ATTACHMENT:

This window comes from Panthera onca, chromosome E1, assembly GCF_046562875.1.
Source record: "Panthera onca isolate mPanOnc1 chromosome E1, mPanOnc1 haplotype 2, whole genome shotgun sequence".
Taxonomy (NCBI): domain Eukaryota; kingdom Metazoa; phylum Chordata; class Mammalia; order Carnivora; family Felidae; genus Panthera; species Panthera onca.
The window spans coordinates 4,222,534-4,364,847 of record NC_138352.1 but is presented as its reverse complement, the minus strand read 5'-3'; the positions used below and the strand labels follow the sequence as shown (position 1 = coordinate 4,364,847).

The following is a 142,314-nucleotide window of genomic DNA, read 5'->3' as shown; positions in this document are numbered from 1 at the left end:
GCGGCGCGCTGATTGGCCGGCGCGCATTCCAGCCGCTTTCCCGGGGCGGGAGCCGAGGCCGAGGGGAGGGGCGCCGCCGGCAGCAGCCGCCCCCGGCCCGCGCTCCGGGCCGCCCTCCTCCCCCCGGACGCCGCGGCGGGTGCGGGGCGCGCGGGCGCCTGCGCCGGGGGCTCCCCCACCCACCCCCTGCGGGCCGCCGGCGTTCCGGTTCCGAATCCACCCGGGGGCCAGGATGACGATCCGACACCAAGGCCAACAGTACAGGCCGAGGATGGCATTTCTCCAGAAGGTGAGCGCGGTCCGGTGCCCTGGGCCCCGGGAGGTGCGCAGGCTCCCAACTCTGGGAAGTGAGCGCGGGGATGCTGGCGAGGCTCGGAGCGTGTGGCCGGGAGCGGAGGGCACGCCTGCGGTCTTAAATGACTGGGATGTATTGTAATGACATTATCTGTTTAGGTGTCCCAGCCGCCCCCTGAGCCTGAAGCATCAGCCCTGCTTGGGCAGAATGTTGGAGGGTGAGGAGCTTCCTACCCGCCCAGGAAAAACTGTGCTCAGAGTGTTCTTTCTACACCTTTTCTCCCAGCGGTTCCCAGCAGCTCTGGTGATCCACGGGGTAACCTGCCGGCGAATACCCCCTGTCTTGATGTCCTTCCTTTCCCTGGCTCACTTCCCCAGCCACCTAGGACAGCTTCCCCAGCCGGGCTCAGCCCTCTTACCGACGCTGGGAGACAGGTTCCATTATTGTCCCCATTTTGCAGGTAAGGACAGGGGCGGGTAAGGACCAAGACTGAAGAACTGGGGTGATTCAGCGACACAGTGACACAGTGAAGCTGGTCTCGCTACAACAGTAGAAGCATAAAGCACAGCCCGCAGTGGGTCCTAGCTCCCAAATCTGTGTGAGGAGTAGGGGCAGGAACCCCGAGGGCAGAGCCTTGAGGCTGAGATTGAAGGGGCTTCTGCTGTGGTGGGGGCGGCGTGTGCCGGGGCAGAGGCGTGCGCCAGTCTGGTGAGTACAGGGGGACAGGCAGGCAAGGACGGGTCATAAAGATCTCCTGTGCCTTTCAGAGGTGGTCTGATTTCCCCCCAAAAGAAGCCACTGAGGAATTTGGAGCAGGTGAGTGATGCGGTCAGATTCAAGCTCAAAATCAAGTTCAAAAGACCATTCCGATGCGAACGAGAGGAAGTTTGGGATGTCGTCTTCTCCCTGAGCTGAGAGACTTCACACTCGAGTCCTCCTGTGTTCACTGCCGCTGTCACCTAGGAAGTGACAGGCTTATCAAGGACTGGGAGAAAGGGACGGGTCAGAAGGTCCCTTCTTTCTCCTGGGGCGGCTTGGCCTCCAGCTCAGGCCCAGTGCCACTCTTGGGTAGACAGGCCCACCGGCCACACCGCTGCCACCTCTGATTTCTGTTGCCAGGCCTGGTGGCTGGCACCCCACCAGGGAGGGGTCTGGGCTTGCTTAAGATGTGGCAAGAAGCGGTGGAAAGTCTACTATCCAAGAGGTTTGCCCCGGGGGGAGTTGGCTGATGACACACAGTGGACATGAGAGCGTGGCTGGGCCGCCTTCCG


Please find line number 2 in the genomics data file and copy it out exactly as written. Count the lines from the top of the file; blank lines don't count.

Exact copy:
Source record: "Panthera onca isolate mPanOnc1 chromosome E1, mPanOnc1 haplotype 2, whole genome shotgun sequence".